A political commentary on war-ravaged Iraq with a love story woven into it

Baghdad Wedding

Performed by: Akvarious Productions

Date: August 19

Venue: Sir Mutha Venkatasubba Rao Concert Hall, Chetpet

Iraq after Saddam and reeling in the aftermath of a devastating war — it’s a story etched in the public imagination. As images and stories flooded the television and print media, and continue to do so today, it has been impossible to not be overwhelmed by the sheer magnitude of the violence and the collateral damage it inflicts, as war spills over from political into personal spaces. It is this inevitable intersection of public and private lives that forms the basis for Akvarious Productions’ Baghdad Wedding. Iraqi playwright Hassan Abdulrazzak’s very first play, the Akvarious production walked away with three awards at the Mahindra Excellence in Theatre Awards this year, including Best Play and Best Ensemble.

Two men and a woman who have spent all their adult lives in London return to a ravaged Baghdad, a city in limbo, where they are forced to grapple with issues of identity and belonging. Where they must recognise their country’s supposed liberators and understand the realities of an Iraqi existence. Into this teeming political commentary is inset a love story. And the narrative that starts with a disastrous wedding looks as if it will end with one as well. Director Akarsh Khurana treats the city of Baghdad with as much importance as though it is a separate character in the play and succeeds in serving a powerful piece of theatre.

Director’s Cut – Akarsh Khurana

Although you discovered Baghdad Wedding some years ago, you said at that time you did not feel “ready” to direct it. What made you feel prepared to take it on now?

I fell in love with the script the moment I read it. I also immediately realised that it would pose many challenges. I felt I needed time. To understand the milieu better; to push the envelope in other productions in terms of stagecraft; and to find the right cast. So it was at the back of my mind constantly, and I was constantly scouting for actors and information. I suppose a production has its own destiny. Slowly and steadily, things started falling into place. People I approached felt similarly towards the script. This boosted my confidence as well, as did some research and pre-production work.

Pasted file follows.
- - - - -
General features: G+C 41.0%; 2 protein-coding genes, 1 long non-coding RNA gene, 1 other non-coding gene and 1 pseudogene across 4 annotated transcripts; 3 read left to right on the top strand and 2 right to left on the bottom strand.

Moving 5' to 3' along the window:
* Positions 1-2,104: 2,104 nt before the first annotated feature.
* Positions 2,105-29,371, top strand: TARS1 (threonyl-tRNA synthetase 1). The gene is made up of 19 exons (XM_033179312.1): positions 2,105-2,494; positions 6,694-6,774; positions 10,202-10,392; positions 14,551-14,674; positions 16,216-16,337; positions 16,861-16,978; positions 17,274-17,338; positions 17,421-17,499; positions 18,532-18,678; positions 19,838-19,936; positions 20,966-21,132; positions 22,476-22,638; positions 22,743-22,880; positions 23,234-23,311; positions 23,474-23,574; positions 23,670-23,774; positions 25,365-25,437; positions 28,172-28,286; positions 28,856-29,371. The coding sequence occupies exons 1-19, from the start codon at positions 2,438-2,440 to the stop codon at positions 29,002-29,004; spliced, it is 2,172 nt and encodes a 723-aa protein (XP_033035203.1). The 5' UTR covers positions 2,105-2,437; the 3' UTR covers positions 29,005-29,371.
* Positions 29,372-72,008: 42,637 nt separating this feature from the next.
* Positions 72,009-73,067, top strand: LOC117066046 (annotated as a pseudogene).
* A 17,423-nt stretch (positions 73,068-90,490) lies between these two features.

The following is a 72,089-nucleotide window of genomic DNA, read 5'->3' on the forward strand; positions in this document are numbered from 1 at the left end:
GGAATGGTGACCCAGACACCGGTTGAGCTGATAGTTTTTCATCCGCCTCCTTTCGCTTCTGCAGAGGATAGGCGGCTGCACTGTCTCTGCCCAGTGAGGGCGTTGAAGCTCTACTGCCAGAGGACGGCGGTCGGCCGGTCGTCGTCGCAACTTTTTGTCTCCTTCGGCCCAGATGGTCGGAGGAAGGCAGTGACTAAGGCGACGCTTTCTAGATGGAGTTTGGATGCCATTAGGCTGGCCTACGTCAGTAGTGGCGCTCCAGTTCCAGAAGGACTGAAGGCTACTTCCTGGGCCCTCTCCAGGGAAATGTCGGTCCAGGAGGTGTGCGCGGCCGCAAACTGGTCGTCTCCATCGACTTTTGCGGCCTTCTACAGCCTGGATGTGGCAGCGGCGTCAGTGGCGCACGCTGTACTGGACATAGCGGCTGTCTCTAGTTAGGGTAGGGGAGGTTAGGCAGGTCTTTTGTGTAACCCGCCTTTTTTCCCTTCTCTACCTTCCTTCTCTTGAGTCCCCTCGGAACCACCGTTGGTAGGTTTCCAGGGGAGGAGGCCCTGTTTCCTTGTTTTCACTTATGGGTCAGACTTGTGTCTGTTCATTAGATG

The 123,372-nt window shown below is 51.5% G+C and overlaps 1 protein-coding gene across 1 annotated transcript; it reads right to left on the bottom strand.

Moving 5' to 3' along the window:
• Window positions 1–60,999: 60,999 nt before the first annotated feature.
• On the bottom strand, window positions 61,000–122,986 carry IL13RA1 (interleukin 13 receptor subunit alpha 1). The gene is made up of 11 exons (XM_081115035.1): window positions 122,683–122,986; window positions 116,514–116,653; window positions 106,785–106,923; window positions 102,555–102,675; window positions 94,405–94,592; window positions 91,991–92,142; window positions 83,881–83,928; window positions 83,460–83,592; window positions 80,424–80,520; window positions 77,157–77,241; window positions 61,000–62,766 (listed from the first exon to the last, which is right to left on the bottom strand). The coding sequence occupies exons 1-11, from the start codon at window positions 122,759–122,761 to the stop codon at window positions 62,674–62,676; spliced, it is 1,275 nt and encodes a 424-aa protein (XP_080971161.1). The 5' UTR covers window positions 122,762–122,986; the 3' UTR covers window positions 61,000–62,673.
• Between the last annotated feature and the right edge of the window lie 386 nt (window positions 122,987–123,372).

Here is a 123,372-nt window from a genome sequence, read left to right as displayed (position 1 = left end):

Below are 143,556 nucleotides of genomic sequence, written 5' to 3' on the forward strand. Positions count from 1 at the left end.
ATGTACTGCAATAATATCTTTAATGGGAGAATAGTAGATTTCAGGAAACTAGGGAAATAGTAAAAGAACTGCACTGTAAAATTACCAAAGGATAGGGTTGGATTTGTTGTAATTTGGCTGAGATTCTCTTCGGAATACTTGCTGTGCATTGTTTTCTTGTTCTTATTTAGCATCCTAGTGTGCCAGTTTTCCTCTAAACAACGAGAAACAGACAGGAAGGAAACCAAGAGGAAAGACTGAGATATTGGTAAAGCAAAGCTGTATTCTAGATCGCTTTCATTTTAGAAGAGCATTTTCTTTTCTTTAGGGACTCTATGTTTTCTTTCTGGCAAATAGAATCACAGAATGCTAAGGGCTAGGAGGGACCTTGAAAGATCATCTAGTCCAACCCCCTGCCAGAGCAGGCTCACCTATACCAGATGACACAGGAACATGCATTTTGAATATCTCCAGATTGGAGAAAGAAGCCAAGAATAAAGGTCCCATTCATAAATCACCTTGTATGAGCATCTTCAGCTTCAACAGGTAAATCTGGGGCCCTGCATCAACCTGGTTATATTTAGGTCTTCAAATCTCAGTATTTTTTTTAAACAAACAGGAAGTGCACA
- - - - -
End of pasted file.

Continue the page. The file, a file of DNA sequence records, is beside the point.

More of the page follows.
Indian theatre often uses Western scripts and struggles with issues of milieu, language and accent. Was it refreshing to deal with a culturally closer Iraqi script?

I cannot deny that Iraq is culturally closer to us but, at the same time, it is a different world with a unique ambience. It was critical to create that. I never wanted it to seem like it could have been as easily set in, say, Kashmir. For me, Baghdad was an important character in the play. As such, we did have to tackle milieu, language, accent and costumes, but I guess it’s easier to buy into Iraqi characters (as played by Indians) than perhaps British or American or Russian characters. Personally, I think the human story that forms the core of the script transcends all these concerns and is easy to relate to across the globe. Also, yes, one of the play's themes is how expats feel towards their homeland, which again is universal.

I believe the play is set to be made into a film soon. Which medium do you think suits the script more?

The play script is almost screenplay-like even now. It always seemed like a film waiting to happen. And there are no limits to how inventive the imagery can be. But then again, as I said, it is a tale that will work across mediums.